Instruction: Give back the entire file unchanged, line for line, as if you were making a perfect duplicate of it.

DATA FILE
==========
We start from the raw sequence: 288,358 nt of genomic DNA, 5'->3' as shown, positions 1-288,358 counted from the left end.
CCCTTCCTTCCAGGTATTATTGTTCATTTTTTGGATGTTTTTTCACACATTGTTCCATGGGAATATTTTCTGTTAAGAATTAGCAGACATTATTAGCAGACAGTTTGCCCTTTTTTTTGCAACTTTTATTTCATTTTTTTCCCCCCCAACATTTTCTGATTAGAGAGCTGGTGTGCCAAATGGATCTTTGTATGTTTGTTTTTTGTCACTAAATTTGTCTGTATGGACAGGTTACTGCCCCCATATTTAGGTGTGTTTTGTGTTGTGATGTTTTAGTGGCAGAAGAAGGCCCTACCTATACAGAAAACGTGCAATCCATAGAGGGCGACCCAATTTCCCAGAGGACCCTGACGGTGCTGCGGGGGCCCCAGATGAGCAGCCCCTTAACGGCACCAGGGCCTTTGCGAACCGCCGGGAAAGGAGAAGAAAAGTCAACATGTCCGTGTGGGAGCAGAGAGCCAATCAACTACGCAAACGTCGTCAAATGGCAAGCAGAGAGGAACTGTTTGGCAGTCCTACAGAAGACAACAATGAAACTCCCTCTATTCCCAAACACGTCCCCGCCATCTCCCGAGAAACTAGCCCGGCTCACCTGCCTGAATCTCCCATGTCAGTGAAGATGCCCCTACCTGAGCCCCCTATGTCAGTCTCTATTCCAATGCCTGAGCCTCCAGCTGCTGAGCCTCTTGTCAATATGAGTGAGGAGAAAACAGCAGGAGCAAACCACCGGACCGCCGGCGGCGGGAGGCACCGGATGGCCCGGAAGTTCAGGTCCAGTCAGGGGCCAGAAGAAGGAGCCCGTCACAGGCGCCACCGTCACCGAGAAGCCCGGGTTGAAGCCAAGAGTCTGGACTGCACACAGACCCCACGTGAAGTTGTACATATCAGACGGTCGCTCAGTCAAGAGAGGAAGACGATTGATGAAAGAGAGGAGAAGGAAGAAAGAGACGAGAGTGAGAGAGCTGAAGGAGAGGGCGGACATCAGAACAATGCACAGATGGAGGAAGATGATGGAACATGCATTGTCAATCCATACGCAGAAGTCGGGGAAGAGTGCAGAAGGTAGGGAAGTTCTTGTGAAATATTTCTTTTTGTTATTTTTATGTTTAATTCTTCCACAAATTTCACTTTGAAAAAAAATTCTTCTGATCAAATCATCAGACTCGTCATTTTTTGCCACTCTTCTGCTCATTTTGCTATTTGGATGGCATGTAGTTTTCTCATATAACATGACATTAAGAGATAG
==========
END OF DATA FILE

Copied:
We start from the raw sequence: 288,358 nt of genomic DNA, 5'->3' as shown, positions 1-288,358 counted from the left end.
CCCTTCCTTCCAGGTATTATTGTTCATTTTTTGGATGTTTTTTCACACATTGTTCCATGGGAATATTTTCTGTTAAGAATTAGCAGACATTATTAGCAGACAGTTTGCCCTTTTTTTTGCAACTTTTATTTCATTTTTTTCCCCCCCAACATTTTCTGATTAGAGAGCTGGTGTGCCAAATGGATCTTTGTATGTTTGTTTTTTGTCACTAAATTTGTCTGTATGGACAGGTTACTGCCCCCATATTTAGGTGTGTTTTGTGTTGTGATGTTTTAGTGGCAGAAGAAGGCCCTACCTATACAGAAAACGTGCAATCCATAGAGGGCGACCCAATTTCCCAGAGGACCCTGACGGTGCTGCGGGGGCCCCAGATGAGCAGCCCCTTAACGGCACCAGGGCCTTTGCGAACCGCCGGGAAAGGAGAAGAAAAGTCAACATGTCCGTGTGGGAGCAGAGAGCCAATCAACTACGCAAACGTCGTCAAATGGCAAGCAGAGAGGAACTGTTTGGCAGTCCTACAGAAGACAACAATGAAACTCCCTCTATTCCCAAACACGTCCCCGCCATCTCCCGAGAAACTAGCCCGGCTCACCTGCCTGAATCTCCCATGTCAGTGAAGATGCCCCTACCTGAGCCCCCTATGTCAGTCTCTATTCCAATGCCTGAGCCTCCAGCTGCTGAGCCTCTTGTCAATATGAGTGAGGAGAAAACAGCAGGAGCAAACCACCGGACCGCCGGCGGCGGGAGGCACCGGATGGCCCGGAAGTTCAGGTCCAGTCAGGGGCCAGAAGAAGGAGCCCGTCACAGGCGCCACCGTCACCGAGAAGCCCGGGTTGAAGCCAAGAGTCTGGACTGCACACAGACCCCACGTGAAGTTGTACATATCAGACGGTCGCTCAGTCAAGAGAGGAAGACGATTGATGAAAGAGAGGAGAAGGAAGAAAGAGACGAGAGTGAGAGAGCTGAAGGAGAGGGCGGACATCAGAACAATGCACAGATGGAGGAAGATGATGGAACATGCATTGTCAATCCATACGCAGAAGTCGGGGAAGAGTGCAGAAGGTAGGGAAGTTCTTGTGAAATATTTCTTTTTGTTATTTTTATGTTTAATTCTTCCACAAATTTCACTTTGAAAAAAAATTCTTCTGATCAAATCATCAGACTCGTCATTTTTTGCCACTCTTCTGCTCATTTTGCTATTTGGATGGCATGTAGTTTTCTCATATAACATGACATTAAGAGATAG